HOW TO GET THE MOST OUT OF YOUR CSA SHARE: To many of you, CSA eating has become part of your norm and you know how to adjust your shopping and menu planning accordingly. However, there are many new CSA members this year so let me give you some advice. You may be trained to think “what do I want to eat this week?” and then shop accordingly. But now you will get a box, whose contents will remain a mystery, delivered to you each week and the challenge will be how to incorporate the box contents into a week’s worth of meals. It is a good idea to skim through the farm cookbook and our website for recipes. On the website in the lower right corner of each page, there is a tag cloud. Just click on a particular veggie and all the recipes that contain that ingredient will pop up. In short, consider your CSA pick up day as the start of your weekly menu planning. See what’s in the box and plan the week’s dinners around it. Your weekly CSA will give you a true sense of what is in season now.
Also, try to rethink how you view recipes in general. Think of them more as a guide, rather than a hard and fast rule. Does your recipe call for onions but you only have scallions? Use the scallions, instead. Ran out of garlic, but have scapes? Use the scapes! Feel free to add additional vegetables than what your recipes call for. Most of the time, it works out great.
Picky Eater Spiel. All of you returning members know that I am a recovering picky eater. I hated most vegetables until I grew them myself and was able to enjoy them at their freshest. Just picked vegetables are amazingly sweet and flavorful. Most veggies you find in the store are at least a week old and have lost a lot of their sweetness and nutrition. So please, I beg you, try everything in your box before you declare yourself a particular vegetable hater. Try each thing in a simplified form, not overcooked or hidden in sauces. If it still doesn’t float your boat, most veggies can be “snuck” into dishes by grating or chopping very small. If you need to trick a picky partner or child, that is the best way to do it.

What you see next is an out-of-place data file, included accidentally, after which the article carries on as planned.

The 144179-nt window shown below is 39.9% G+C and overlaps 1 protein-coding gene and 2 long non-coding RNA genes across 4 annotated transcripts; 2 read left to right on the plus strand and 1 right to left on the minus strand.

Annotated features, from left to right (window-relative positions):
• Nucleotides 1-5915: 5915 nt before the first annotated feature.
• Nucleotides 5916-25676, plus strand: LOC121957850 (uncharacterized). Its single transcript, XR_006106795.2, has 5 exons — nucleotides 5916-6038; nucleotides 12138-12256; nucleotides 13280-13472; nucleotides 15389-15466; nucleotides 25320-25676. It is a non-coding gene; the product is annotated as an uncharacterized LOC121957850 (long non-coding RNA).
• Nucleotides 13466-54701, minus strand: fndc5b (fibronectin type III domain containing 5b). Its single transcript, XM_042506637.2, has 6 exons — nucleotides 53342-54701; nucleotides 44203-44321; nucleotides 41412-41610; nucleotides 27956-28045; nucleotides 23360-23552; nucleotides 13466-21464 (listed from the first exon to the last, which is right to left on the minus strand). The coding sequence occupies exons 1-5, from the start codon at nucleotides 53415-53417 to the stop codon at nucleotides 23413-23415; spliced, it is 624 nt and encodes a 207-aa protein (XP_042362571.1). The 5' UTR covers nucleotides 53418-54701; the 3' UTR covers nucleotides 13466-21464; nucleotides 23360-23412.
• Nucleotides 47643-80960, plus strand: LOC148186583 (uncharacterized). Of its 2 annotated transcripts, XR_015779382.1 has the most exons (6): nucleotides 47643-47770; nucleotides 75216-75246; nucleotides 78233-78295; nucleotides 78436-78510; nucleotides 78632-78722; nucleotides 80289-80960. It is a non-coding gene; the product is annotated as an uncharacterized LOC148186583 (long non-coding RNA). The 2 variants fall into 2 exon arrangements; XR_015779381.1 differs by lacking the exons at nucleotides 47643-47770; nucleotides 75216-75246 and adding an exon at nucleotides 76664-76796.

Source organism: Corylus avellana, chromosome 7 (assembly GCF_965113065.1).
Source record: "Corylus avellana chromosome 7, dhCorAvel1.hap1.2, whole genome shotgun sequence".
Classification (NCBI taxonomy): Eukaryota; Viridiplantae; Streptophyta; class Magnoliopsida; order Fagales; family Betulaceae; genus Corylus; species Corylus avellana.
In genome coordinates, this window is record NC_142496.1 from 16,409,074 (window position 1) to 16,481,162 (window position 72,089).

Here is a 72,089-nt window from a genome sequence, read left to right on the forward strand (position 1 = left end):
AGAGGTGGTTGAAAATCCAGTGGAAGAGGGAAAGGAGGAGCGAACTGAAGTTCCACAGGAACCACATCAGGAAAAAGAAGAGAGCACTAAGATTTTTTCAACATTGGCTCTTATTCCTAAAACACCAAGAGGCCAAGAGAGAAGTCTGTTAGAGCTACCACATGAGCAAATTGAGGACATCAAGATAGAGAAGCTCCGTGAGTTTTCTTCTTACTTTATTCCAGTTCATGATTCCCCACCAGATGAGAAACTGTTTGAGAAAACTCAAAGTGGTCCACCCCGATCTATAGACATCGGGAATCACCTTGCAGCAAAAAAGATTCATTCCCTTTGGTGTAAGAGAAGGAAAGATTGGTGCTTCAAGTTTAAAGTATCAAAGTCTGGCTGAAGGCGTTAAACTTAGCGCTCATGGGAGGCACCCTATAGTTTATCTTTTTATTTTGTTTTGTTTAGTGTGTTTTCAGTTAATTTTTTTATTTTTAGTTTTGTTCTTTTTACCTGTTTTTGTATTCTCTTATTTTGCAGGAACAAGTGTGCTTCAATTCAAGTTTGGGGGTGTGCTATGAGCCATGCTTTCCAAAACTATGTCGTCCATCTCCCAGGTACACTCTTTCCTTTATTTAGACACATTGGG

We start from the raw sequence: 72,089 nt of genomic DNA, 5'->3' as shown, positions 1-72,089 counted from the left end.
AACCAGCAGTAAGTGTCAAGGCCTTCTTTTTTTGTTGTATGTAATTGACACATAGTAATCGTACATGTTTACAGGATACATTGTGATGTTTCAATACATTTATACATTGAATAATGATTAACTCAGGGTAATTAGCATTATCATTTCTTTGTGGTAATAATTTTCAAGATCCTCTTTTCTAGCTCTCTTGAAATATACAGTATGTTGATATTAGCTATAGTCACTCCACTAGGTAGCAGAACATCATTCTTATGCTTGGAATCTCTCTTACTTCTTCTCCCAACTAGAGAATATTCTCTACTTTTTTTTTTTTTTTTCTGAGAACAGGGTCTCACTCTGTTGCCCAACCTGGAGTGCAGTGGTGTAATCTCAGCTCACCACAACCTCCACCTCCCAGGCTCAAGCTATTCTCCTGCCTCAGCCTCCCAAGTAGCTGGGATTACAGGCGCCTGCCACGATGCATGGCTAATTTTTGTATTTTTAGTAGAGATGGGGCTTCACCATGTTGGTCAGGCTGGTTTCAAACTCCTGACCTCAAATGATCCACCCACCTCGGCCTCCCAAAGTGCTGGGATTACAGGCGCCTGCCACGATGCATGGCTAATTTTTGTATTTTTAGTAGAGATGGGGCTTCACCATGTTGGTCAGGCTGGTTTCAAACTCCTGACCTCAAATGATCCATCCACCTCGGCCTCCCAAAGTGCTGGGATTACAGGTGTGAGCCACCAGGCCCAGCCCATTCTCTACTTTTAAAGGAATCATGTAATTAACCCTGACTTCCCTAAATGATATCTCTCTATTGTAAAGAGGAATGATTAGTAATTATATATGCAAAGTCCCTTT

Barter Box: Okay, so you’ve tried chard six different ways and still don’t like it. Or perhaps you have a food allergy. What to do? To address that dilemma, we will set up what we call the Barter Box at each site so that you may swap out what you don’t like for something you do. The barter box might contain some produce that is more “cosmetically challenged” than what you receive in your box. It is still perfectly tasty and will hold up just as well as what you were initially given.
Cookbooks will hopefully be ready next week. Each share gets one book. Additional books can be purchased for $6.
Box Return: In an effort to keep costs down and conserve resources, we re-use the CSA boxes as much as possible. Please return your box next week for re-use, or better yet show up at your pick-up site with bags to transfer your produce into.
If you have any questions or concerns, please call or email and I wll get back to you as soon as I can. I deal with the administrative end of things, so ask for me.